tle. She fell to the floor under the
feet of the angry and excited men and
was luckv to escape with her life. The
fighting ' continued at Steineman's
place for more than half an hour, the
attacking party occupying a position
opposite Prlt chard's ssloon, from
which. It Is said, liberal supplies of
liquid ammunition were obtained.
Then the scene changed and a brief
period of peace ensued.
The calm, however, did not last long.
The Maryland troops, finding that they
could not dislodge the regulars from
Fort Steineman. retreated to Mrs
Julia Lancer's establishment at the
intersection of Mallory and Mellen
streets, where they qulcklT fortified
themselves. Hardly had they taken
refuge inside of Mrs. Lancer's place,
however, when the regulars assaulted
the house with brickbnts and beer bot?
tles and for another half an hour the
battle raged as furiously as it had at
the other place. Now and then a
man with his face smeared with
blood tumbled to the floor, but the
flght went on, while a torrent of oaths
floated out on the midnight air and
mingled with the walls of frightened
women and the crash of breaking
! glass. Bedlam reigned.
Out in the street people screamed
for the police in the foolish belief that
four men could master two hundred
soldiers made wild by anger and
drink. No one knew how the terr ble
uproar would end. but most of those
who stood afar off and heard th-?
cries and curses of the men engaged
in it confidently expected that there
would be more than one murder to ac?
When it was found that the civil
authorities could not quiet the d's >r
der word was sent to Fort Monroe and
about forty men under Lieutenants
Riley and Roman were sent to Phoe?
bus. Their appearance caused both
regulars and volunteers to beat a hasty
retreat and by 12 o'clock Phoebus was
doing as well as could be expected.
Sergeant Cunningham and his . men
then began a search for the injured.
They found but one man. however.
He had fallen in the rear of Mrs.
Lancer's saloon and was in a helpless
condition, but was not dangerously
hurt. Probably the most seriously in?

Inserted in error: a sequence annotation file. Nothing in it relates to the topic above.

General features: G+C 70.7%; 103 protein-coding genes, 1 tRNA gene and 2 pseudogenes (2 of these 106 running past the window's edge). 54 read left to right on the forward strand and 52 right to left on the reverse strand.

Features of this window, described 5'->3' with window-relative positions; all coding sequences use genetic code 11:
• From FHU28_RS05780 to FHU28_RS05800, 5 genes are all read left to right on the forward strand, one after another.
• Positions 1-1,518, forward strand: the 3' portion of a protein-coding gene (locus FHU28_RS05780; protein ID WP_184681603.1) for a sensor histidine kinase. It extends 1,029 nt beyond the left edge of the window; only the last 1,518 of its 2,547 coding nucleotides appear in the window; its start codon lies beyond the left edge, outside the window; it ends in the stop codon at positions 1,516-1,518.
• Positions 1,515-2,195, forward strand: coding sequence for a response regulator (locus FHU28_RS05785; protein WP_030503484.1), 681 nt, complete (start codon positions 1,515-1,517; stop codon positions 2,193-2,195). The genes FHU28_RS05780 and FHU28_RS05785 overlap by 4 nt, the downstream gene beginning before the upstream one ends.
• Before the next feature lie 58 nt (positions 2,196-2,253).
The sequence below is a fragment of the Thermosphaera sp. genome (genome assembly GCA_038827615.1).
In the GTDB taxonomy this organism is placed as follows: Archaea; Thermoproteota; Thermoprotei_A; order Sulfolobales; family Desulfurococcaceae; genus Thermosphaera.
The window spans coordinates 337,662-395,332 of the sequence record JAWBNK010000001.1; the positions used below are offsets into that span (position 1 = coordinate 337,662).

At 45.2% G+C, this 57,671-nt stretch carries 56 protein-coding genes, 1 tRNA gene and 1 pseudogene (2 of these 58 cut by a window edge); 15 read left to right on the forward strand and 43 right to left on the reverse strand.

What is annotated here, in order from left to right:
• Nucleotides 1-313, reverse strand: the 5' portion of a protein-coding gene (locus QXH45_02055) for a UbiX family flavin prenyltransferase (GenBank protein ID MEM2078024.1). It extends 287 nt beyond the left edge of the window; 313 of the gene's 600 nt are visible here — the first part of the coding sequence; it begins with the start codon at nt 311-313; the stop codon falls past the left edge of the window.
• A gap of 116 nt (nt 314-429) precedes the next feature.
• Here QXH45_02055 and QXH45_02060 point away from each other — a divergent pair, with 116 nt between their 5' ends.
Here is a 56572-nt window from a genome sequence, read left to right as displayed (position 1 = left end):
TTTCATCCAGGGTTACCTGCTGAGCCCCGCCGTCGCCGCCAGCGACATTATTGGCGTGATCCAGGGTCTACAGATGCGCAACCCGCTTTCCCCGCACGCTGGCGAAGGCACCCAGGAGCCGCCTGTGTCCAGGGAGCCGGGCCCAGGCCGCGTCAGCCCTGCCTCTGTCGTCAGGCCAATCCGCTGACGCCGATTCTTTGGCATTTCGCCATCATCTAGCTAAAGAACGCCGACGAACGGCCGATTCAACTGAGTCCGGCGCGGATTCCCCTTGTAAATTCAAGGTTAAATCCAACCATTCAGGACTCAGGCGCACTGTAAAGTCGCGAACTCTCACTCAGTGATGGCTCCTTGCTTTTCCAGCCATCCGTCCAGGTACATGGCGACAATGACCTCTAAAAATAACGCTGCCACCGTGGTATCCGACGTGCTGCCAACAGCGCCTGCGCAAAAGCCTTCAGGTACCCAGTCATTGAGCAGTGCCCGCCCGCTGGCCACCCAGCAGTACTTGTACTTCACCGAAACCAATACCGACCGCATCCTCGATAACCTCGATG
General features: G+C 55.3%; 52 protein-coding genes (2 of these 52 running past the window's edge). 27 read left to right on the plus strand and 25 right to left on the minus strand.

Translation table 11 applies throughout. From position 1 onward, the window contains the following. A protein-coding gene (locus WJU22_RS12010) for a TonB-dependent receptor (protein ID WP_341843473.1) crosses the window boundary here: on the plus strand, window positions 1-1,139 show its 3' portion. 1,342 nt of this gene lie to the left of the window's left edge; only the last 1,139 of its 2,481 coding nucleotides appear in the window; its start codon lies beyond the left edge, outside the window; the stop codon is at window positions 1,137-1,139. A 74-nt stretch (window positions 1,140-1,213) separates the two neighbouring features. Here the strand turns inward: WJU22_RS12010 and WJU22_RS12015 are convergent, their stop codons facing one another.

jured person who took part in the row
Is Katie Rookv whose purpose, it is
said, in exposing herself to danger,
was to keep the regulars tn Mrs. Stein?
eman's. accommodating establishment.
Tuesday, /waaipay day and both reg
ulars and volunteers were out for a
time. They had it.
The row. it is said, will have the ef?
fect of curtailing the privileges hereto?
fore granted tu the men. Pusses will
be denied those who took part n it and
other forms of punishment may be ad?
Last night pickets were stationed
at every outlet from the fort and not
a soldier was permitted to leave the
reservation. Beton- the promuitory
der was issued, however, more than a
hundred regulars and volunteers set
out for Phoebus. They were arrested
and returned to the garrison. It is
said that they were preparing to re?
new hostilities when apprehended.
CHISMAN AND D1GC.S OUT.
Balled Yesterday in the Sum of $1.001
Frank Chisman and Washington
Diggs. charged with the abduction of
Bessie Gathriglit, yesterday gave bond
for their appearance to answer an in?
dictment and wore released from cus?
tody. Judge Lee. after carefully con?
sidering the statement made by the
child, together _ with other evidence
submitted by the Commonwealth's at?
torney, decided to require a bond of
$1.000 from each of the parties. Joe
Daley, the agent of a brewing com?
pany doing business at Phoebus, be?
came security for Chisman, and
Diggs' father, Washington Diggs. Sr.,
stood for the hackman. The two men
were glad enough to bid goodbye to
Owing to the fact that the small
wooden building used as a jail has been
over-crowded (luring the past four or
five days, extra precautions were taken
by Sheriff Curtis last night to prevent
the escape of. any of his prisoners.
Moreover, a rumor reached him late in
the evening that a number of Chis
man's friends were acting in a suspi?
cious manner and that it would be wise
for him to be on his guard against a
midnight visit for the purpose of set?
ting him and Diggs at liberty. Ac?
cordingly the sheriff remained with the